In “The Science Delusion: Asking the Big Questions in a Culture of Easy Answers,” Curtis White considers the handiwork of Hawking, Rosenberg, Dawkins and others who seek to discredit humanistic inquiry to better establish science’s monopoly on truth. This isn’t White’s first rodeo; now professor emeritus of English at Illinois State University, he’s most famous for “The Middle Mind” (2004), which argued that most of our cultural programming, including NPR’s “Fresh Air,” consistently fails to take literature seriously. His takedown of host Terry Gross, whose attention improves the fortunes of any book, created a succès de scandale. Molly Ivins dubbed White a “splendidly cranky academic,” and David Foster Wallace, Paul Auster and Slavoj Žižek endorsed his work. In the next five years, White produced two books, “The Spirit of Disobedience” and “The Barbaric Heart,” which not only argued for but also demonstrated the relevance of humanistic thought to American public life. (Full disclosure: I acquired both works for my former employer.) For a cranky academic, White is remarkably playful—one of his basic tenets is that play deepens and expands our humanity—but the most refreshing aspect of his work is its focus on a central humanistic question: How shall we live? Science is ill equipped to furnish an answer, and with all due respect to professor Rosenberg, one wonders how that supremely practical question reduces to entertainment.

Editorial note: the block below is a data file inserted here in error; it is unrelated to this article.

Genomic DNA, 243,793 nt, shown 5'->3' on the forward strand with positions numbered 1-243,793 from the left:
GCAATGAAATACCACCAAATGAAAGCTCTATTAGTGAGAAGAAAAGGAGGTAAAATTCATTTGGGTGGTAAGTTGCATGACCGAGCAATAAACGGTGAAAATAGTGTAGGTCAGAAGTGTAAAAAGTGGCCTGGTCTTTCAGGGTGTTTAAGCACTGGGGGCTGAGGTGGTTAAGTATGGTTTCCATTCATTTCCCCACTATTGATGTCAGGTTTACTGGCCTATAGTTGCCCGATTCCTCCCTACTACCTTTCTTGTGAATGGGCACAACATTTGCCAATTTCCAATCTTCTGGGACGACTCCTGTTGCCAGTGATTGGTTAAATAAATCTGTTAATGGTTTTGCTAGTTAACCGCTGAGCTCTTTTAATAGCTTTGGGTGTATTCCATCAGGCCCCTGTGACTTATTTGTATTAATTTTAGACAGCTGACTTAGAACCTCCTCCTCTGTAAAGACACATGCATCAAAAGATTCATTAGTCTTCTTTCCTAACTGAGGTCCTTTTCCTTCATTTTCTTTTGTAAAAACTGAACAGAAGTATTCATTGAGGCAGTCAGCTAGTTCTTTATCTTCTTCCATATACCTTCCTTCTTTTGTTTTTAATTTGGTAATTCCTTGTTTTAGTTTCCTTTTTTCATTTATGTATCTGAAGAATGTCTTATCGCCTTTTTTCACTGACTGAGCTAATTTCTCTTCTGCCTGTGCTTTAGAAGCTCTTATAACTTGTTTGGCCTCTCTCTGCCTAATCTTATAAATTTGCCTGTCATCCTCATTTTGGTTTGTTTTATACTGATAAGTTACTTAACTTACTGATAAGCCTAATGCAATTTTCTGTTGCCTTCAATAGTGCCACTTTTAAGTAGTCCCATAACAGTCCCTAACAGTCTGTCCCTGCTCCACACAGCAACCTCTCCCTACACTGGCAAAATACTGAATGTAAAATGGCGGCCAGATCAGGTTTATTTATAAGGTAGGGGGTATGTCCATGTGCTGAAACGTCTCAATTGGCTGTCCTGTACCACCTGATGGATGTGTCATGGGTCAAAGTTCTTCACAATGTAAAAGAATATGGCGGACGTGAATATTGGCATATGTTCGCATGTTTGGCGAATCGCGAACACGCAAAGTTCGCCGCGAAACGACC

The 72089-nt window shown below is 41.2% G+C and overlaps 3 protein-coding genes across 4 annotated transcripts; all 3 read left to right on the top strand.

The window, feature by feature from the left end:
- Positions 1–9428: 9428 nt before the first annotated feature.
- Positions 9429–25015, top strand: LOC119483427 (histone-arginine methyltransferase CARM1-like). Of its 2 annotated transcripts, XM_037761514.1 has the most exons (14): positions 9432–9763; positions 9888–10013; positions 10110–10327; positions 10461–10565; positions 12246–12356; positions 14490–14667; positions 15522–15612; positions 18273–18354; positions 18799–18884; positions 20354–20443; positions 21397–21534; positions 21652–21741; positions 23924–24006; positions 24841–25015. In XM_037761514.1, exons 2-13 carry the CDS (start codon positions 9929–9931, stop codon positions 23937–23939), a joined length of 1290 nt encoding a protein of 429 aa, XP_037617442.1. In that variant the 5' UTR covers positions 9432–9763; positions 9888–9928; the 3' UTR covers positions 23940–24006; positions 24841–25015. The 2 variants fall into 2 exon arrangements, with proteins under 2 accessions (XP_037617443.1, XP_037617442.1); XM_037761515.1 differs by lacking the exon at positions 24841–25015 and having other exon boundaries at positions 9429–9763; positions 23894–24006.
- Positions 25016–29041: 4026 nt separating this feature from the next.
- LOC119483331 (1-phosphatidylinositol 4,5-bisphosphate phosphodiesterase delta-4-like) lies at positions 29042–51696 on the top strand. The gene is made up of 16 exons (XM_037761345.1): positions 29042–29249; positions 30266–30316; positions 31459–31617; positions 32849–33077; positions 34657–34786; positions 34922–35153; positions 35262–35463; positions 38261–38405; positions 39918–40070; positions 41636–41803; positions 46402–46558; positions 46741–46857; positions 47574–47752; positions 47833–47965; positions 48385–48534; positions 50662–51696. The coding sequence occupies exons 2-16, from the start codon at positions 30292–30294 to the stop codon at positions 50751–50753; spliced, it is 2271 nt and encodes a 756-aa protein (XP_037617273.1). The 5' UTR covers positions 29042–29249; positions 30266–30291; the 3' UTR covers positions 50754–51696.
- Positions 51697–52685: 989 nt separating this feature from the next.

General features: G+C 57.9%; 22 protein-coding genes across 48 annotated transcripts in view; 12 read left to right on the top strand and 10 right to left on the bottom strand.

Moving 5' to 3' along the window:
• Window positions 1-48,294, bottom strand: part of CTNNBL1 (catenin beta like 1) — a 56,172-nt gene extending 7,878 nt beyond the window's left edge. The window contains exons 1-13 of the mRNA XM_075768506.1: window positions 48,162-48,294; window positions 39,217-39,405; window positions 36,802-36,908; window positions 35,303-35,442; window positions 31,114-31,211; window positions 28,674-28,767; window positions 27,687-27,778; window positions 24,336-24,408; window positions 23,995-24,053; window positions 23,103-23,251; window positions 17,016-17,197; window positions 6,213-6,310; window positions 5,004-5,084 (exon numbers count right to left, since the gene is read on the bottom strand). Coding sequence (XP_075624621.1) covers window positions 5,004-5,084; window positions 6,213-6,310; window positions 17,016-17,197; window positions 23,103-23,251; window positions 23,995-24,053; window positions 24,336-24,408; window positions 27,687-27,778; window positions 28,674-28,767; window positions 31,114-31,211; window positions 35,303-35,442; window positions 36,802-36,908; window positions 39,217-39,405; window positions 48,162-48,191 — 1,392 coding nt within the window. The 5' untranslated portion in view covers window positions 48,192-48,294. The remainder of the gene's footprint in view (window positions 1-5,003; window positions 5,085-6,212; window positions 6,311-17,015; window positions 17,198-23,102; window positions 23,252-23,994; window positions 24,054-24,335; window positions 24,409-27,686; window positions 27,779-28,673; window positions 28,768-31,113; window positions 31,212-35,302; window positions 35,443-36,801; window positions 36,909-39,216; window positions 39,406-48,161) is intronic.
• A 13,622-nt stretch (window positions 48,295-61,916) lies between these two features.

White begins “The Science Delusion” (the title echoes Dawkins’ “The God Delusion”) with a disarmingly simple observation: Even as the Science Boosters denigrate the humanities, they routinely fall back on its basic concepts, especially when describing nature’s marvels. Their books teem with references to dazzling beauty, amazement, awe and wonder. But as White notes, none of these notions has anything to do with the practice of science. Such celebrations of the natural world, he argues, “operate within a matrix of familiar aesthetic values that while not necessarily religious are entirely extra-scientific.” Moreover, their appeals to those aesthetic values are often trite. “When scientists gush about the splendor of the universe,” White observes pointedly, “they are speaking like poets but very bad poets. Bad because they are so incurious about the meaning of their poetry—the claim that the universe is beautiful—and are content with a tautology.” Bad poets or not, White quickly adds, these authors are correct that the universe is beautiful; but all too often, “they have no idea why this is true.”